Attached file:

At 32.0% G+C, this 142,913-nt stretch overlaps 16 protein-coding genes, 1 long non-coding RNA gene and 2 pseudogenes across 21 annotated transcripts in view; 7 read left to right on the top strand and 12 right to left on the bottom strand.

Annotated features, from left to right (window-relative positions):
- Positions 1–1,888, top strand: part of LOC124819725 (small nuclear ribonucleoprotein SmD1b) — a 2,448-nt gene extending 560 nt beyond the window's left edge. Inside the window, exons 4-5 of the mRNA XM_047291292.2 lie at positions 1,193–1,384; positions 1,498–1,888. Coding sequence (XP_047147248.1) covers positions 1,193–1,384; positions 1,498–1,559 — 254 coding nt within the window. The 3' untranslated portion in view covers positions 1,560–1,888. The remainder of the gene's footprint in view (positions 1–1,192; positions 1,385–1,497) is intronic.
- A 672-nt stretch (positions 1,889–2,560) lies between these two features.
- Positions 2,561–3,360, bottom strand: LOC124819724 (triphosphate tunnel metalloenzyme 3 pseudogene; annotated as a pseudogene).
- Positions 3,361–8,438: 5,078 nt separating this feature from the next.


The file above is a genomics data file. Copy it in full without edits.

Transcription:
At 32.0% G+C, this 142,913-nt stretch overlaps 16 protein-coding genes, 1 long non-coding RNA gene and 2 pseudogenes across 21 annotated transcripts in view; 7 read left to right on the top strand and 12 right to left on the bottom strand.

Annotated features, from left to right (window-relative positions):
- Positions 1–1,888, top strand: part of LOC124819725 (small nuclear ribonucleoprotein SmD1b) — a 2,448-nt gene extending 560 nt beyond the window's left edge. Inside the window, exons 4-5 of the mRNA XM_047291292.2 lie at positions 1,193–1,384; positions 1,498–1,888. Coding sequence (XP_047147248.1) covers positions 1,193–1,384; positions 1,498–1,559 — 254 coding nt within the window. The 3' untranslated portion in view covers positions 1,560–1,888. The remainder of the gene's footprint in view (positions 1–1,192; positions 1,385–1,497) is intronic.
- A 672-nt stretch (positions 1,889–2,560) lies between these two features.
- Positions 2,561–3,360, bottom strand: LOC124819724 (triphosphate tunnel metalloenzyme 3 pseudogene; annotated as a pseudogene).
- Positions 3,361–8,438: 5,078 nt separating this feature from the next.